Thoracic Ultrasound Refines Detection of ILD in Rheumatoid Arthritis

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Thoracic ultrasound examination may be applicable as a screening method for interstitial lung disease in patients with RA and respiratory symptoms.

Thoracic ultrasound (TUS) combined with systematic screening for pre-defined respiratory symptoms may reduce the diagnostic delay in detecting rheumatoid arthritis-association interstitial lung disease (RA-ILD).1

In the analysis, TUS examination accurately detected 82.6% of ILD cases, suggesting its applicability as a screening method to determine the need for further diagnostic workup for ILD, such as a chest high-resolution computed tomography (HRCT).

“Early identification of ILD should minimize the time of disease manifestation to treatment and, thereby, reduce the disease burden and treatment necessary to manage the lung disease and improve quality of life and overall survival,” wrote the investigative team, led by Bjørk K. Sofíudóttir, MD, department of rheumatology, Odense University Hospital.

A severe manifestation of RA, RA-ILD is present in approximately 2-10% of the patient population and demonstrates a 5-year mortality risk of 40%, compared with matched controls.2 As a result, patients with RA are recommended to receive a diagnostic workup for ILD, with a chest HRCT and multi-disciplinary team (MDT) discussion considered the gold standard.3

However, although patients with RA are prone to lung diseases, including chronic obstructive pulmonary disease (COPD), there are no guidelines to screen for respiratory symptoms in RA.4 TUS has shown promising results in RA and other ILD populations, but it has not been validated as a screening method for undiagnosed RA-ILD.

The throrAcic UltRasOund in RA (AURORA) study was a prospective cross-sectional diagnostic test accuracy study with patient enrollment from June 2022 to May 2023.1 Sofíudóttir and colleagues sought to determine the diagnostic accuracy of TUS in detecting ILD in RA patients with respiratory symptoms using chest HRCT combined with MDT.

Eligible patients were adults diagnosed with RA, assessed by an experienced rheumatologist, and presenting with respiratory symptoms, including dyspnea, cough, recurrent pneumonia, prior severe pneumonia, or a chest X-ray indicating interstitial abnormalities. A respiratory disease diagnosis other than ILD excluded a patient from the study, as did an HRCT in the previous 12 months.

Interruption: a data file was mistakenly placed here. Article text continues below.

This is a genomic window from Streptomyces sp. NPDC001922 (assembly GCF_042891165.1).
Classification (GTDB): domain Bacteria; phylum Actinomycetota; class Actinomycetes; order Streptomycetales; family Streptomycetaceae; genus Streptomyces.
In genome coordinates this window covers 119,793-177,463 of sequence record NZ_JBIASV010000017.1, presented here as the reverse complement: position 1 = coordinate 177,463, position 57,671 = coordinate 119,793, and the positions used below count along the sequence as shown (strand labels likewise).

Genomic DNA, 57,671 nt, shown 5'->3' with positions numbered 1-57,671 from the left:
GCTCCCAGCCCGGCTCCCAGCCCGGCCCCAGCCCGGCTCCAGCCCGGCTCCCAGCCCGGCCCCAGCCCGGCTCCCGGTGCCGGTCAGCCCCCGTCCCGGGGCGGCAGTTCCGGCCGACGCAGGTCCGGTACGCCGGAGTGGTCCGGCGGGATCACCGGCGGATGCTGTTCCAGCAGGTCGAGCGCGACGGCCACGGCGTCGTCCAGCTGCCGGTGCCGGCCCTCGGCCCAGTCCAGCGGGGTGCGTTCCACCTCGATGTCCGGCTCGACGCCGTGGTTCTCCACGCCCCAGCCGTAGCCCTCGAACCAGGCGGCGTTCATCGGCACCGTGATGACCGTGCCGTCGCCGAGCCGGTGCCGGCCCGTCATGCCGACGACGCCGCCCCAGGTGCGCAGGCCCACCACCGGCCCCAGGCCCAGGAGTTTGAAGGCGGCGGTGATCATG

TUS positive criteria included B-lines must be present in ≥2 zones with ≥10 B-lines in total or thickened and fragmented pleura in a minimum of 1 zone bilaterally. HRCT, the imaging reference standard for diagnosing ILD, was performed within 30 days after TUS. The sensitivity and specificity of TUS, comprising its positive predictive value (PPV) and negative predictive value, were the analysis’ primary outcomes.

Study participants were consecutively enrolled in outpatient clinics in rheumatology departments in four different hospitals in Southern Denmark. Ultimately, 80 participants with a positive screening were consecutively included in the study, of whom 77 received HRCT <30 days after TUS. A total of 23 (30%) participants were diagnosed with ILD, and TUS indicated ILD in 45 (58%) participants.

Upon analysis, TUS exhibited a sensitivity of 82.6% (95% CI, 61.2 - 95.0) and a specificity of 51.9% (95% CI, 37.8 - 65.7), with a diagnostic odds ratio (OR) of 5.12 (95% CI, 1.5 to 17.0). These results corresponded to a PPV of 42.2% (95% CI, 27.7 - 57.8) and an NPV of 87.5% (95% CI, 71.0 - 96.5).

Sofíudóttir and colleagues noted the increasing mortality rates in RA-ILD may be due to both the unawareness of the condition, as well as a delay in ILD diagnostics, often at late and severe stages of the lung disease. Evidence-based screening for the early initiation of diagnostics may be warranted to treat RA-ILD at earlier stages, including TUS.

“Using HRCT combined with MDT as a reference test for ILD, this study has validated TUS as a radiation-free bedside tool for triaging RA patients with respiratory symptoms for HRCT, with an NPV of 87.5%,” they wrote.


  1. Sofíudóttir BK, Harders S, Laursen CB, et al. Detection of Interstitial Lung Disease in Rheumatoid Arthritis by Thoracic Ultrasound. A Diagnostic Test Accuracy study. Arthritis Care Res (Hoboken). Published online April 15, 2024. doi:10.1002/acr.25351
  2. Hyldgaard C, Hilberg O, Pedersen AB, Ulrichsen SP, Lokke A, Bendstrup E, et al. A population-based cohort study of rheumatoid arthritis-associated interstitial lung disease: comorbidity and mortality. Ann Rheum Dis. 2017;76(10):1700-6.
  3. Lynch DA, Sverzellati N, Travis WD, Brown KK, Colby TV, Galvin JR, et al. Diagnostic criteria for idiopathic pulmonary fibrosis: a Fleischner Society White Paper. Lancet Respir Med. 2018;6(2):138-53.4
  4. Hyldgaard C, Ellingsen T, Bendstrup E. COPD: an overlooked cause of excess mortality in patients with rheumatoid arthritis. Lancet Respir Med. 2018.